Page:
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The functional response and resilience in small waterbodies along land-use and environmental gradients

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      Most cited references 75

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      Global Biodiversity Scenarios for the Year 2100

       O. Sala (2000)
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        Global biodiversity: indicators of recent declines.

        In 2002, world leaders committed, through the Convention on Biological Diversity, to achieve a significant reduction in the rate of biodiversity loss by 2010. We compiled 31 indicators to report on progress toward this target. Most indicators of the state of biodiversity (covering species' population trends, extinction risk, habitat extent and condition, and community composition) showed declines, with no significant recent reductions in rate, whereas indicators of pressures on biodiversity (including resource consumption, invasive alien species, nitrogen pollution, overexploitation, and climate change impacts) showed increases. Despite some local successes and increasing responses (including extent and biodiversity coverage of protected areas, sustainable forest management, policy responses to invasive alien species, and biodiversity-related aid), the rate of biodiversity loss does not appear to be slowing.
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          Consequences of changing biodiversity.

          Human alteration of the global environment has triggered the sixth major extinction event in the history of life and caused widespread changes in the global distribution of organisms. These changes in biodiversity alter ecosystem processes and change the resilience of ecosystems to environmental change. This has profound consequences for services that humans derive from ecosystems. The large ecological and societal consequences of changing biodiversity should be minimized to preserve options for future solutions to global environmental problems.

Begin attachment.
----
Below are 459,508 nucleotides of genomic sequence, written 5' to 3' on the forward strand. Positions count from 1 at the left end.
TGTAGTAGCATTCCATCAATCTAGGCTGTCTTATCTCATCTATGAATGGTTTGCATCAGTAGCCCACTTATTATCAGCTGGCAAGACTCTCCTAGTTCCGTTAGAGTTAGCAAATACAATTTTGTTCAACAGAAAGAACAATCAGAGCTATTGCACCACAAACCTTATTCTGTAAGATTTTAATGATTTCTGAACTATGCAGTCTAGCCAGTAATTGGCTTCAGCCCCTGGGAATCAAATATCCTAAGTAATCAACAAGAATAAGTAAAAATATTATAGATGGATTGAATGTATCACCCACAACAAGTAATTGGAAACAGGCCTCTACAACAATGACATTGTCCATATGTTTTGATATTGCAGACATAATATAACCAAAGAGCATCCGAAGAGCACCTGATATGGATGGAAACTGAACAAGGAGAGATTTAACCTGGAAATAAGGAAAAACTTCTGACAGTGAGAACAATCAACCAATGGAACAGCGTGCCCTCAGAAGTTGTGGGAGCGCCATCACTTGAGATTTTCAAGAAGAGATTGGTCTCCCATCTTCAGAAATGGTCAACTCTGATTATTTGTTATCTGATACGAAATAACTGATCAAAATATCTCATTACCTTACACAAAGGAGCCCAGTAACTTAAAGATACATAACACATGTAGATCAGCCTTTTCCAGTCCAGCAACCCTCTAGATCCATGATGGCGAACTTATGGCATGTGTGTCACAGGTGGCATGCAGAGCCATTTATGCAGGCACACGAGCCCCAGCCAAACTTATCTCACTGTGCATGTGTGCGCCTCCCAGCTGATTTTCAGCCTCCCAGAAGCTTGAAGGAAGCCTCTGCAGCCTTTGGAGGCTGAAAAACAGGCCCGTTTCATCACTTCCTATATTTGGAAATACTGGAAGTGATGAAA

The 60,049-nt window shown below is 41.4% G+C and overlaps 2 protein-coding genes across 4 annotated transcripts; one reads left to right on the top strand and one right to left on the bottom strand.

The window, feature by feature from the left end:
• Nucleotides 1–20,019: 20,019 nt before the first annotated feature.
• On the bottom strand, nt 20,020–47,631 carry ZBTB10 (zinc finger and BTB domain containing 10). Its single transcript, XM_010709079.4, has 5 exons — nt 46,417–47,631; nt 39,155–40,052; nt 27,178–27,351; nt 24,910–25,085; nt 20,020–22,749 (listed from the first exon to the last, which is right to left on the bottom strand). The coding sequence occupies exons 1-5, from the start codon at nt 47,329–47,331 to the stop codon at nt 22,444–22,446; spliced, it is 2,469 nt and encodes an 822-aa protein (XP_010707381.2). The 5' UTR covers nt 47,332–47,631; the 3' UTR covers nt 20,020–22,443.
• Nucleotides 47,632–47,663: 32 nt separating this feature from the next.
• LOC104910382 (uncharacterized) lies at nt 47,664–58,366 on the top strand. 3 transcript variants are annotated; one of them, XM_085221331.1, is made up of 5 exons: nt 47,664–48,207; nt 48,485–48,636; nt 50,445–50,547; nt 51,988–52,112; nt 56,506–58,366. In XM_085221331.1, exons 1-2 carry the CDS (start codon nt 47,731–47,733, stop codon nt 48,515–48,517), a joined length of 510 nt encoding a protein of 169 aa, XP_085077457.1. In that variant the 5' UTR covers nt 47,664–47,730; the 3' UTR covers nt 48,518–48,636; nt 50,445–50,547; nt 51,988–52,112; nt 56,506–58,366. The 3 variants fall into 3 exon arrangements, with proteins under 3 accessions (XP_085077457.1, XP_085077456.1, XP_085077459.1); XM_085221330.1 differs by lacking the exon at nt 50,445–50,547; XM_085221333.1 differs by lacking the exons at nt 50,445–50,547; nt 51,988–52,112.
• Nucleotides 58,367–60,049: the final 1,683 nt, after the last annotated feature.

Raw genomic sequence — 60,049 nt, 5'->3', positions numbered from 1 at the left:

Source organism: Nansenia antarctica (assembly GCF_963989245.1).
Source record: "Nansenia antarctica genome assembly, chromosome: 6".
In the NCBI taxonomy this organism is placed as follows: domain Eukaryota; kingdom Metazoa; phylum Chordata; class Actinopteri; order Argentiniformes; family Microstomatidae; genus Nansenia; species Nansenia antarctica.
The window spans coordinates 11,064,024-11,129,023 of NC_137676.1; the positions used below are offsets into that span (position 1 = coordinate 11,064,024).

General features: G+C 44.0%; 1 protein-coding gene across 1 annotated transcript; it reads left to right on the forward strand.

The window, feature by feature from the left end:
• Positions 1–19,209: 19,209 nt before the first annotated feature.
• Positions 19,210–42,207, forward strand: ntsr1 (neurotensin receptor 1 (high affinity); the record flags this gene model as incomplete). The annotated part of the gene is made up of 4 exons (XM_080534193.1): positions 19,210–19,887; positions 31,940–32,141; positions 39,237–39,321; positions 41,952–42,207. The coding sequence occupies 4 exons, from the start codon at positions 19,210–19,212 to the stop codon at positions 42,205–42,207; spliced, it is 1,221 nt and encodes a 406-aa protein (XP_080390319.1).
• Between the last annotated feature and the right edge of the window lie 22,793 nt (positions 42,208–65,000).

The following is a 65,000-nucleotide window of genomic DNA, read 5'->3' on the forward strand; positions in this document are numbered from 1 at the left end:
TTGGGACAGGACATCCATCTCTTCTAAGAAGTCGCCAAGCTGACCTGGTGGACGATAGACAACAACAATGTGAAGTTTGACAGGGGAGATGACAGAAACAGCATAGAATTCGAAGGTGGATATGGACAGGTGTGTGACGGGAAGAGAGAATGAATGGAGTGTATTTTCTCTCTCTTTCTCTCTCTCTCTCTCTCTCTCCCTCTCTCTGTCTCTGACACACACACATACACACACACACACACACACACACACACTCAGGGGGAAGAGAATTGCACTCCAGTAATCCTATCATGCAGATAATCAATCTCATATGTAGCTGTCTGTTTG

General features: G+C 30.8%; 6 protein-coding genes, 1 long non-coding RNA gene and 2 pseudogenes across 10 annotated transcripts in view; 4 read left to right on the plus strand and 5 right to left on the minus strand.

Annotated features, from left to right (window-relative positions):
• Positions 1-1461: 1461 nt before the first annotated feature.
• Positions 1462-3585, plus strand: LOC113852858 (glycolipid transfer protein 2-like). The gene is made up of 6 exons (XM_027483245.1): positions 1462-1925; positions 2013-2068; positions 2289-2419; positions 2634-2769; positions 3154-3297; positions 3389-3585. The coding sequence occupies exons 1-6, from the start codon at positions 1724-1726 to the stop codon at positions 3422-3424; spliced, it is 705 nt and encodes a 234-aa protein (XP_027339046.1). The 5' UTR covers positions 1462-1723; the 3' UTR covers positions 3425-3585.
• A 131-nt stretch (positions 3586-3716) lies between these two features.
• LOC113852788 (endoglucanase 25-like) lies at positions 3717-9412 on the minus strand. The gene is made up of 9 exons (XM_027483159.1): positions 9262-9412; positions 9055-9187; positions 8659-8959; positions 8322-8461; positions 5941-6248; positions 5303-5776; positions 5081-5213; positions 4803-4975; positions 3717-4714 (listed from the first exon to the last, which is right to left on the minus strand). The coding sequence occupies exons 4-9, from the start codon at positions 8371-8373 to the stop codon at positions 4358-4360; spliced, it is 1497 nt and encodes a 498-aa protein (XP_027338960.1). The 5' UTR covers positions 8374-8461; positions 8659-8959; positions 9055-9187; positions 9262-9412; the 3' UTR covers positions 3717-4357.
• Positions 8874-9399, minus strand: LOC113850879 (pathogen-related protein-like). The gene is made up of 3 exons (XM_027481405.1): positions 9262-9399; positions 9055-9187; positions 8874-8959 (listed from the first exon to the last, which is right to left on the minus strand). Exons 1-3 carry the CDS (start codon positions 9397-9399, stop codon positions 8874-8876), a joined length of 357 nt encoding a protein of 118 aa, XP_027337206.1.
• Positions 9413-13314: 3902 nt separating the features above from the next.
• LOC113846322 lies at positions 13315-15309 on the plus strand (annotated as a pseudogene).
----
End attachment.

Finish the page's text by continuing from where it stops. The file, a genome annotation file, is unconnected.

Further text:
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            Author and article information

            Affiliations
            [1 ]College of Liberal Arts (CoLA); Bath Spa University; Bath UK
            [2 ]Geography; Earth and Environmental Sciences; University of Birmingham; Birmingham UK
            [3 ]Freshwater Habitats Trust; Headington Oxford UK
            [4 ]Institute of Science and the Environment; University of Worcester; Worcester UK
            [5 ]School of Applied Sciences; Edinburgh Napier University; Edinburgh UK
            [6 ]Research Institute for the Built and Human Environment; School of Environment and Life Sciences; University of Salford; Salford Greater Manchester UK
            [7 ]Department of Geography; Centre for Hydrological and Ecosystem Science; Loughborough University; Loughborough Leicestershire UK
            [8 ]IBERS (Institute of Biological, Environmental & Rural Sciences); Aberystwyth University; Aberystwyth UK
            [9 ]School of Biology; University of Leeds; Leeds UK
            Journal
            Global Change Biology
            Glob Change Biol
            Wiley
            13541013
            July 2018
            July 2018
            April 24 2018
            : 24
            : 7
            : 3079-3092
            10.1111/gcb.14149
            © 2018

            http://doi.wiley.com/10.1002/tdm_license_1.1

            http://onlinelibrary.wiley.com/termsAndConditions#vor

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